England after the Norman Conquest of 1066. The Ebral family lived the Old French word Avril, meaning April. The name would have initially been given to a child born in the month of April.
Early Origins of the Ebral family
Gloucestershire where they were granted lands by William the Conqueror for their assistance at the Battle of Hastings in 1066. They were conjecturally descended from a Norman noble, Avril, who landed with William the Conqueror.
Early History of the Ebral family
Another 117 words (8 lines of text) covering the years 1559, 1619, 1601, 1614 and 1618 are included under the topic Early Ebral History in all our PDF Extended History products and printed products wherever possible.
Ebral Spelling Variations
spelling variations. The frequent changes in surnames are largely due to the fact that the Old and Middle English languages lacked definite spelling rules. The introduction of Norman French to England, as well as the official court languages of Latin and French, also had pronounced influences on the spelling of surnames. Since medieval scribes and church officials recorded names as they sounded, rather than adhering to any specific spelling rules, it was common to find the same individual referred to with different spellings. The name has been spelled Averell, Averall, Avrill, Avril, Averel, Abrill and many more.
Early Notables of the Ebral family (pre 1700)
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Migration of the Ebral family to Ireland
Some of the Ebral family moved to Ireland, but this topic is not covered in this excerpt.
Another 93 words (7 lines of text) about their life in Ireland is included in all our PDF Extended History products and printed products wherever possible.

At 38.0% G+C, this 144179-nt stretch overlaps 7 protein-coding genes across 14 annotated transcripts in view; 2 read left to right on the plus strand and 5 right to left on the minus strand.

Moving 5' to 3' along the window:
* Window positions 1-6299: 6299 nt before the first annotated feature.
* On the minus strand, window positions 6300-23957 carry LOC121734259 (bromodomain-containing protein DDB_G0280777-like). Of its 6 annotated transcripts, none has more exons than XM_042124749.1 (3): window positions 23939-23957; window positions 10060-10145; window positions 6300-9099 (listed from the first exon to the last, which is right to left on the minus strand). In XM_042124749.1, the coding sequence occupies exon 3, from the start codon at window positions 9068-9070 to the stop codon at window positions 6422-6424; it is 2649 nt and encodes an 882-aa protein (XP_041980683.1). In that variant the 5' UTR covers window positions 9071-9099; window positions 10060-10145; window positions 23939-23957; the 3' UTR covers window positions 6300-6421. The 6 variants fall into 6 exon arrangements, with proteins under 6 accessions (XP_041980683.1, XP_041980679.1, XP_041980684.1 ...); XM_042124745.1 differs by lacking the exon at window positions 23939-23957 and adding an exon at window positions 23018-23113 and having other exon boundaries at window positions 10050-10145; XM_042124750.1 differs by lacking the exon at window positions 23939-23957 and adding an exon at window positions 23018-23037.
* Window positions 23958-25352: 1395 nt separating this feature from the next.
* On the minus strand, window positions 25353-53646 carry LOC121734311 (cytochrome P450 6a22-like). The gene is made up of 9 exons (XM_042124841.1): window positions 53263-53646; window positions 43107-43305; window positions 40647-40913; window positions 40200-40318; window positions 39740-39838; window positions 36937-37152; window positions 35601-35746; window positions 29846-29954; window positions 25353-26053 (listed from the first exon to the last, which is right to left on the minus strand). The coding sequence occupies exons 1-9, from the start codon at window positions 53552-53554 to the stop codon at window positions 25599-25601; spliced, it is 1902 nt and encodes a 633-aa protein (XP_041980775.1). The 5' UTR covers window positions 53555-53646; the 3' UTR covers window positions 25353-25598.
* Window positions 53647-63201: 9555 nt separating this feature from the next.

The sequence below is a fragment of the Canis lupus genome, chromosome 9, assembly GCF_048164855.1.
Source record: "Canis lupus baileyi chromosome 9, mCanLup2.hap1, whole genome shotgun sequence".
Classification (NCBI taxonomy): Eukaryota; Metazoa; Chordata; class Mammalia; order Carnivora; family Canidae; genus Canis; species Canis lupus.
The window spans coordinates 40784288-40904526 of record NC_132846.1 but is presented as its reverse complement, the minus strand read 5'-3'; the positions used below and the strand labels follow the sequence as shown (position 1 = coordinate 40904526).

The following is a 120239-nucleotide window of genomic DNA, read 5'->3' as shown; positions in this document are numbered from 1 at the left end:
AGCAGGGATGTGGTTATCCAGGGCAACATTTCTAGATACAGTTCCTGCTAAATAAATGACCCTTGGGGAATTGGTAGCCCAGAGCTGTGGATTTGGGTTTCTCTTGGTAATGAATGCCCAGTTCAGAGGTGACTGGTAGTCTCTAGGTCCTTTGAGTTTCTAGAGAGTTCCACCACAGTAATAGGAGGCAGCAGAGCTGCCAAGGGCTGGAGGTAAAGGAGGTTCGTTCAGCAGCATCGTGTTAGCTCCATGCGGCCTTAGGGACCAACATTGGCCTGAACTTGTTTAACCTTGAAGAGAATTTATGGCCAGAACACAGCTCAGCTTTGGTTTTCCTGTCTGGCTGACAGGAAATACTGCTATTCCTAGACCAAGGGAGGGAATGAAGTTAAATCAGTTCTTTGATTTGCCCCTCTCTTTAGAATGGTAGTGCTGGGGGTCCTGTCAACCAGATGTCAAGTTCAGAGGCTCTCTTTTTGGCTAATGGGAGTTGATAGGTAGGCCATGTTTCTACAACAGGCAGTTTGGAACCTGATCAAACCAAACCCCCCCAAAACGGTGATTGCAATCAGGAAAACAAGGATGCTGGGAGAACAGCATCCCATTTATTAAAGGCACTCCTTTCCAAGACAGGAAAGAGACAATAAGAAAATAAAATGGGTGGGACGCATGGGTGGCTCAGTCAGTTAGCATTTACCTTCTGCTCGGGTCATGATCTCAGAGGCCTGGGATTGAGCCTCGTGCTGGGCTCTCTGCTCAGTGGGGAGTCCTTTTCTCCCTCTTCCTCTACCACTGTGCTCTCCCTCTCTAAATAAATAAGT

Migration of the Ebral family to the New World and Oceana
Many English families emigrated to North American colonies in order to escape the political chaos in Britain at this time. Unfortunately, many English families made the trip to the New World under extremely harsh conditions. Overcrowding on the ships caused the majority of the immigrants to arrive diseased, famished, and destitute from the long journey across the stormy Atlantic. Despite these hardships, many of the families prospered and went on to make invaluable contributions to the development of the cultures of the United States and Canada. Early North American immigration records have revealed a number of people bearing the name Ebral or a variant listed above: Mr. Averel, aged 36; who landed in New York State in 1820; Alexander Averell landed in Philadelphia, Pennsylvania in 1866; followed by Arthur Averell in 1878.
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